KSG staff


One of the big trends we are seeing, especially in enterprise service, is the democratization of server purchases. Before 2019, 60% of sales for enterprise servers came from very large enterprises. Today, however, we are seeing increased purchases by medium and small-sized companies. How are you reacting to this change in the market from buyers in the market?

Our company targets very few enterprise customers. The market is moving to the cloud. Server vendors are investing more in their enterprise customers, but our strategy is different. Even small and medium-sized enterprises (SMEs) with 50 or less employees are moving to the cloud, on-premises equipment though is still rising. The distribution networks for SMEs are dominated by copier and telephone vendors. Our market is stable now, but in the future we will move to the cloud, and offer some much different products and solutions from those vendors.

 

In Japan, 99% are SMEs. Only 30% of them have in-house IT engineers. Many bigger companies like IBM and Fujitsu have full system integration. As a niche company, how crucial are you in the IT support network system? What is your competitive advantage compared to big system integrators?

I can honestly say that our strengths and advantages have not yet been fully realized. In 2021, we sold over 6,000 servers. Most of them were for small businesses rather than large companies. The majority sell through integrators who sell copiers and telephones to small businesses. We are still exploring, and we are currently in the stage of test marketing, but we know that if there is a large buffer in the profit structure of this kind of integrator. In the future, we will be able to purchase in a form close to direct without going through the distribution network. We are working to improve cost-effectiveness and reliability in order to increase competitiveness in the services we provide directly.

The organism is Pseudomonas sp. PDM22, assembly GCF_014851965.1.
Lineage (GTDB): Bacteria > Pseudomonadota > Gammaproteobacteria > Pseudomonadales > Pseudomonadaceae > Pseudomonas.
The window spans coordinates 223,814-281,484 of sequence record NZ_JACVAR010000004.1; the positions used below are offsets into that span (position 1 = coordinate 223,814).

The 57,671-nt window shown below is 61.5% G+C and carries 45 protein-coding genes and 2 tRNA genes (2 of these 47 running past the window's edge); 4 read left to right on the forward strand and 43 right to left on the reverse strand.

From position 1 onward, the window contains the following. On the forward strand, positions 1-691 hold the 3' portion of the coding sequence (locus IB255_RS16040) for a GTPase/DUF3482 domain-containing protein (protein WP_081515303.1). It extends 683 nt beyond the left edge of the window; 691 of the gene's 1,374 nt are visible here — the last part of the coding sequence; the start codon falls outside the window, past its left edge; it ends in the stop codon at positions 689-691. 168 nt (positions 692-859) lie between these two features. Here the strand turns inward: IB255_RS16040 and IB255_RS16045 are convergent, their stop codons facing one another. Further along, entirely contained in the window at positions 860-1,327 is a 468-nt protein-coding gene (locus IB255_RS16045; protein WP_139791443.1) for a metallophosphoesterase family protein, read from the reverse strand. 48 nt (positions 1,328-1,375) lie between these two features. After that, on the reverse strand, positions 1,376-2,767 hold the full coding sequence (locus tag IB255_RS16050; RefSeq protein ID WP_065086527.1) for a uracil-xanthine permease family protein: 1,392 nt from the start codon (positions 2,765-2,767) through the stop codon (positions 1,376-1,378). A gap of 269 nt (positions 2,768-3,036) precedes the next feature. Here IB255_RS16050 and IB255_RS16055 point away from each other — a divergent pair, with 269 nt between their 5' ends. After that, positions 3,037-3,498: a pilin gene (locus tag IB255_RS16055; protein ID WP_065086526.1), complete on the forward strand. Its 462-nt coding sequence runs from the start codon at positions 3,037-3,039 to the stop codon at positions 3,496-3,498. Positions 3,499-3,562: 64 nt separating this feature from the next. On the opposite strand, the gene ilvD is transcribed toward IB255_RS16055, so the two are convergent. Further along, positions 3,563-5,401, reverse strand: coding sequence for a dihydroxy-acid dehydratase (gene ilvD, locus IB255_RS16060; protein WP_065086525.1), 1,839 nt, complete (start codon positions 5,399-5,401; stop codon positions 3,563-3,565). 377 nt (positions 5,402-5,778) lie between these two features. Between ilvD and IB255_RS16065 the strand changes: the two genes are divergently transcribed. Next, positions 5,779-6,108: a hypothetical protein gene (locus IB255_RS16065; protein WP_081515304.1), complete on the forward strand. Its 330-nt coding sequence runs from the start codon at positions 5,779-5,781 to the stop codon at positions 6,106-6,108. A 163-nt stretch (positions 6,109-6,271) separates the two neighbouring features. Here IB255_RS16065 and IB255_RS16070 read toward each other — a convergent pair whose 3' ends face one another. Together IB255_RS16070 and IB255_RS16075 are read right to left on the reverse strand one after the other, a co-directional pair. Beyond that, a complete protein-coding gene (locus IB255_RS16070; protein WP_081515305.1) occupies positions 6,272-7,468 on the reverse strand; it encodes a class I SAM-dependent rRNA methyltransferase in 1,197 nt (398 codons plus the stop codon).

With regard to your US business, you had a subsidiary where you originally exported Fujitsu-based products from Japan to the US. With the business being on hold at the moment, what are your expectations for the business in the future?

It’s actually completely suspended because of COVID. And I don't think it's an opportunity now because of the weak yen. There are many advanced technologies in the world, and I believe that Japan has the power to refine these technologies. I would like to go back to the drawing board and restart.

 

Are you keen on opening offices in new markets or expanding your network in other countries?

Our main focus at the moment is the US, China, and Taiwan. I am going to Taiwan this week. Taiwan is another region that we think is very important in our business. In the future, we might consider Baltic countries, but we will not be able to do this on our own.

 

Your company was founded in 1986 and we know that it is going to be celebrating its 40th anniversary in four years’ time. What personal goals and ambitions would you like to accomplish within that time?

Our revenue last year was JPY 3 billion. Our goal is to reach JPY 10 billion yen.